What Would King Think of Mass Incarceration?

Today, January 15, marks the birthday of legendary civil rights activist Martin Luther King Jr. He would have been 94 years old. This year also marks the 60th anniversary of King’s important “Letter from Birmingham Jail,” written while he was incarcerated in Birmingham, Alabama. As we honor the life and legacy of King, it is worth reflecting on King’s response and what he said about the mass incarceration of African Americans and marginalized communities.

King condemned the mass incarceration of his supporters and civil rights activists across the United States. In response to those who believed mass incarceration was justified because those jailed had broken the law, King wrote that we ought to understand the difference between a just law and an unjust law. An unjust law, King continued, “is a code that a majority inflicts on a minority that is not binding on itself.” When considering the inequitable application of the law and the racialization of the criminal justice system, we must agree with King that mass incarceration is built on, and continues to be built upon, the foundation of unjust laws.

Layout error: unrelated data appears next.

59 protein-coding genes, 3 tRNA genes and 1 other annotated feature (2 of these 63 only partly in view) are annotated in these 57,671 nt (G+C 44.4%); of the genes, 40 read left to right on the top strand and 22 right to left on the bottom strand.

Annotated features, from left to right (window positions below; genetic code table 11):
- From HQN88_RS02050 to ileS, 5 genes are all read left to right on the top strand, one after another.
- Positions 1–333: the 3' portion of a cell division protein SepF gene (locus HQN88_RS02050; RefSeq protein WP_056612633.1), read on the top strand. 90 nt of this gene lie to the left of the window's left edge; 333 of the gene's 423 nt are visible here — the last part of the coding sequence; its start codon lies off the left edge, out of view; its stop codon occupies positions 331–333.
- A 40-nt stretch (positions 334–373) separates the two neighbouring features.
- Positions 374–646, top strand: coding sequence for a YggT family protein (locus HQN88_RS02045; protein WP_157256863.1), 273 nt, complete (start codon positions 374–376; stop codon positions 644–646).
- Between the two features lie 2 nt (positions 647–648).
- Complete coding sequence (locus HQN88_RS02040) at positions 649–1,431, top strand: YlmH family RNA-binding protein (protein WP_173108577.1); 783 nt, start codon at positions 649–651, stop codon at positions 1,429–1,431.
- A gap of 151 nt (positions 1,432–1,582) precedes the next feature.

As an organization committed to honoring and upholding King’s legacy by offering holistic reentry services to formerly incarcerated women, it is fitting that today, on King’s birthday, we are opening our 12th Safe Home. This home will accommodate 14 women and expand our services in South Los Angeles and the Greater Long Beach area. The residents of this home, like the residents of all our homes, will have access to all aspects of our services, many of which resonate with King’s commitment to nonviolent activism, such as our Women Organizing for Justice & Opportunity (WOJO) Leadership Lab: a six-month training program for formerly incarcerated women to sharpen their social justice leadership skills.

As we celebrate and honor Martin Luther King Jr.’s life and legacy today, tomorrow, and the rest of the year, we ask that you support organizations like our own, which is committed to upholding King’s commitment to nonviolent activism. You can do this through volunteering, financial donations, and more. As King stated, “the time is always right to do right.”